By Mary Jo Waits
Several years ago, I read a New York Times article about Paris by Mouth, a food-oriented blog and website created by Meg Zimbeck, an American woman living in Paris. On each visit to the city, I sign up for one or more Paris by Mouth food tours and my favorite thing to do is their French cheese and wine pairing/tasting workshop. You taste 11-12 cheeses paired with 5-6 wines over 3 hours. Here are highlights from the workshop and my day in Paris.
Across the Seine to the Left Bank. The workshop is in the St-Germain area so I had another wonderful long walk, along Rue de Cléry, Rue du Louvre, across the Seine on the Pont des Arts, a pedestrian bridge, and down Rue du Bonaparte—all lovely streets. View is of Île de la Cité where Notre-Dame is.
View in the other direction, towards the Musée d’Orsay. It is a beautiful, sunny day, with no thunderstorms in the forecast.
Location of the workshop, on the second level of La Cave du Cherche-Midi. I arrived early and had coffee at a café.
Workshop for 8 people. Cheese tasting progressed from this end to far end. I’m not going to explain the cheeses in detail. But I will say that they go from mildest to strongest—basically, the first board is a combination of soft and hard versions of goat/sheep cheeses, the second board is the triple-cream (80% fat!) and Camembert-de-Normandie cow cheeses, the third board of hard cow cheese includes France’s most famous cheese (has the highest production of all French cheeses)—Comte (one cheese is young, 8 months old, and the other is 40 months old)—and the fourth board
is Roquefort. Not shown is a board with 2 “smelly” cheeses brought out later because the odor is so strong that it can contaminate the taste of the other cheeses. They smelled like a barnyard, to put it politely.
Map of French cheeses by region. Very much like a wine’s AOC label, French cheese will reflect the region’s “terroir” (climate, soil, animals, and other conditions). Two cheeses I’d definitely try in Paris: Camembert-de-Normandie, because you’ll not likely find it outside France, and Brillat-Savarin triple-cream from Bourgogne because it comes from the “diva” cows (something about France’s best cows being from this region).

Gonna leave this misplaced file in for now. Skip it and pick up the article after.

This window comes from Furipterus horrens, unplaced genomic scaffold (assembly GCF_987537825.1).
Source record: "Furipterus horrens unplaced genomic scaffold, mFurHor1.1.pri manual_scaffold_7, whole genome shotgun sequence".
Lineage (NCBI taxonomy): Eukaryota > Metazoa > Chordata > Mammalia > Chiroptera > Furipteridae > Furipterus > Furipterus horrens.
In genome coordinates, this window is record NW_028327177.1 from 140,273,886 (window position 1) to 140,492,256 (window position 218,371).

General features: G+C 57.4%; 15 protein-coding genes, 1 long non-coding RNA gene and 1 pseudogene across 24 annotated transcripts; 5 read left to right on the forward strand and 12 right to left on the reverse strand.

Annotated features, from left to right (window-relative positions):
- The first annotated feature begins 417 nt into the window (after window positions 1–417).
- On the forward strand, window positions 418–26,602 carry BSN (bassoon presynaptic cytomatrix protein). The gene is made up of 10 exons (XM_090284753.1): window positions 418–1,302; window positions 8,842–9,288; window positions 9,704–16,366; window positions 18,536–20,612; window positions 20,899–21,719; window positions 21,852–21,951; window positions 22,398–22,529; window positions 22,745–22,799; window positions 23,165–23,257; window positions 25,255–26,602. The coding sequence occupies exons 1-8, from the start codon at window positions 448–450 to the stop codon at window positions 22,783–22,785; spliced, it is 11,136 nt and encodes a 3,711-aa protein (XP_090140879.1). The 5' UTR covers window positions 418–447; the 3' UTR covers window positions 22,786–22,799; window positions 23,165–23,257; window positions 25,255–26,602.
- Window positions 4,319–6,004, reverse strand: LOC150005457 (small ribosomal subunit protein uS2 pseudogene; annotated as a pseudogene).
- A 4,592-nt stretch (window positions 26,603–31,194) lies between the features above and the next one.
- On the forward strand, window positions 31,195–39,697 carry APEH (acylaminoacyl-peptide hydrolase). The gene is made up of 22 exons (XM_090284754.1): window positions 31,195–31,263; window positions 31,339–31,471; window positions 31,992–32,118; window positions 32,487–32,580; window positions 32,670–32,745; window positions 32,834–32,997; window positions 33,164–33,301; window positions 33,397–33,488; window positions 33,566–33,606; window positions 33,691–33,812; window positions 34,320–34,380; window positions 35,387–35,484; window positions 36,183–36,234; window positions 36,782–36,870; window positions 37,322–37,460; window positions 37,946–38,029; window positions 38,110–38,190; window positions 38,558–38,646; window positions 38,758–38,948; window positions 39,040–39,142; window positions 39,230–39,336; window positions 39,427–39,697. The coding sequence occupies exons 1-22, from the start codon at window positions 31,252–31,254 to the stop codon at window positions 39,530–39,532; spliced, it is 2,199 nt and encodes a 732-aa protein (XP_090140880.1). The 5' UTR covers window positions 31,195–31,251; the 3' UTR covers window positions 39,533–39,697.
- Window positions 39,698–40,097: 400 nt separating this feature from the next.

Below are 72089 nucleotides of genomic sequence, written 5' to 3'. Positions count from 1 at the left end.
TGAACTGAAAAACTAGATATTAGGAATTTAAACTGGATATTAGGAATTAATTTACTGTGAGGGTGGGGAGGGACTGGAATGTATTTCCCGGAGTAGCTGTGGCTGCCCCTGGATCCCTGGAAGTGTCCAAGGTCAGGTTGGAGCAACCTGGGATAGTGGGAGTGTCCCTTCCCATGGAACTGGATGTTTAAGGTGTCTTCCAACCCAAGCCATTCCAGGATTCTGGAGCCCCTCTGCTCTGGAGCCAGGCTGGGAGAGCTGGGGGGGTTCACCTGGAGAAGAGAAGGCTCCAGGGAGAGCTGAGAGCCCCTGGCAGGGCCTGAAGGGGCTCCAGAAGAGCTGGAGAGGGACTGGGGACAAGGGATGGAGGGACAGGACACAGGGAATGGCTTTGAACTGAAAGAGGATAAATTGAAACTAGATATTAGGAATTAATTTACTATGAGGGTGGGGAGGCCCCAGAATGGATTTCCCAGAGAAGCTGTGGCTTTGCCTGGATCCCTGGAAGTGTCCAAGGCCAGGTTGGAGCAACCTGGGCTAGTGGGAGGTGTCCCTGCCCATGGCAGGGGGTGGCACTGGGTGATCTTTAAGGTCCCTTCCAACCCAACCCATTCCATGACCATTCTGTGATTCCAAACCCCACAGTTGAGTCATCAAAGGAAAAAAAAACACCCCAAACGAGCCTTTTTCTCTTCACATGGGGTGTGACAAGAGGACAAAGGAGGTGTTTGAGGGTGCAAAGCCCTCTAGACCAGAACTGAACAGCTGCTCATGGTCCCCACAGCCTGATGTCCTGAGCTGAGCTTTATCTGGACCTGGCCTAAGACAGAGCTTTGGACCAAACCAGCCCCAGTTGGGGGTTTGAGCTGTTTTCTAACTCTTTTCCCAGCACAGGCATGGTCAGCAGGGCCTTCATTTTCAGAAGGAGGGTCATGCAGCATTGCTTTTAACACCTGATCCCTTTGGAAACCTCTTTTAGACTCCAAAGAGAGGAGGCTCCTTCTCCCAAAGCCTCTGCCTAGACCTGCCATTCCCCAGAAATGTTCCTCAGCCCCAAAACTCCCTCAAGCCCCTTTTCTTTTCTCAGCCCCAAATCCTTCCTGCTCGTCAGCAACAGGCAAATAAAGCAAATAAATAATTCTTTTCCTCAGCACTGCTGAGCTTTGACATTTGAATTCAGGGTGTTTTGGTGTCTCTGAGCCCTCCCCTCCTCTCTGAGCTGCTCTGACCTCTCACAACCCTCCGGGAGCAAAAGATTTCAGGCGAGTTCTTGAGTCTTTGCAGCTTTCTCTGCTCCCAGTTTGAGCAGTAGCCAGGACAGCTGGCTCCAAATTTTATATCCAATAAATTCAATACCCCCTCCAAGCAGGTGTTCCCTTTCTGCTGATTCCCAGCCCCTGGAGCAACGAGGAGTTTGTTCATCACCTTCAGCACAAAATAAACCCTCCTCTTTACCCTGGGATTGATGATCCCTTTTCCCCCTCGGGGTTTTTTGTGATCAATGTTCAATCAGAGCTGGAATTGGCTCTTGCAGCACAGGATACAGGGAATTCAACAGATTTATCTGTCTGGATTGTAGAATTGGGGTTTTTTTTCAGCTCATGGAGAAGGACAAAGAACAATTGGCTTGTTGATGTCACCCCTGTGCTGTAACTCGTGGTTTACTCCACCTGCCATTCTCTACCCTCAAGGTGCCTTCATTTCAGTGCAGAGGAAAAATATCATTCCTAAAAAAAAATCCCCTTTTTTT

Map of French wine by region. A good rule of thumb to guide wine and cheese pairing is: “What grows together goes together.” The pairings that I liked best were: Champagne to cut the richness of the triple-cream cheeses (Brillat-Savarin and Camembert-de-Normandie), Sauternes with the Roquefort/blue cheese because the sweet wine pairs well with the salty cheese, and a crisp Sauvignon Blanc with the goat/sheep cheeses. Paris by Mouth sends the workshop participants a list of the wines and cheeses we drank/ate. If you’d like a copy, let me know.
The workshop participants, all from the U.S., and, except for me, from either Seattle or San Francisco. But the exciting thing is that the 2 couples on the left side of table are in France for a long stay. The couple at the top are on a sabbatical for 3 months—she works in biotech and he works in a Napa winery and they own a small winery. The couple closest to me just sold everything and have moved to France for a year, just arrived 2 days ago. They received a 1 year visa (something I am checking out). I love the fact that young people are now doing what only retirees/older people have been doing. I’m so inspired. I loved talking with them.
This workshop was hard work—my (leftover) homework. Or, I should say, “I ate my homework.”
Can’t resist a sidewalk café. Even after 3 hours of eating and drinking, I still had to have my daily time relaxing and people-watching at a sidewalk café. My brother and I have been to this café. This café is one where Hemingway came for coffee. My brother, Ike, and I stumbled upon it one morning while we were waiting for a Left Bank tour to start and then I realized it was mentioned in the book that I was reading at the time: Paris Wife (book about Hemingway’s first wife).
My arty photo, which is me reflected in a mirror.
On the way home, I walked by a very busy shop, called Buly, that smelled so good, I had to go in. Buly 1805 specializes in water-based perfume, in contrast to alcohol-based perfume. I learned Buly’s philosophy: “A good perfume adapts—to the person and the personality. It must neither precede nor follow the wearer too intensely; it shouldn’t emanate imperiously. Thus, it never inconveniences but always delights. It can be breathed on the wrist, or in the air disturbed by the motion when someone’s hair is shaken loose. Modest as well as faithful, it imposes nothing. It lingers but never clings—it is politely perceptible.”
I sampled them all…and bought one.
Bottom line, I had a great, full day of sampling French cheese, French wine, AND French perfume. What a city!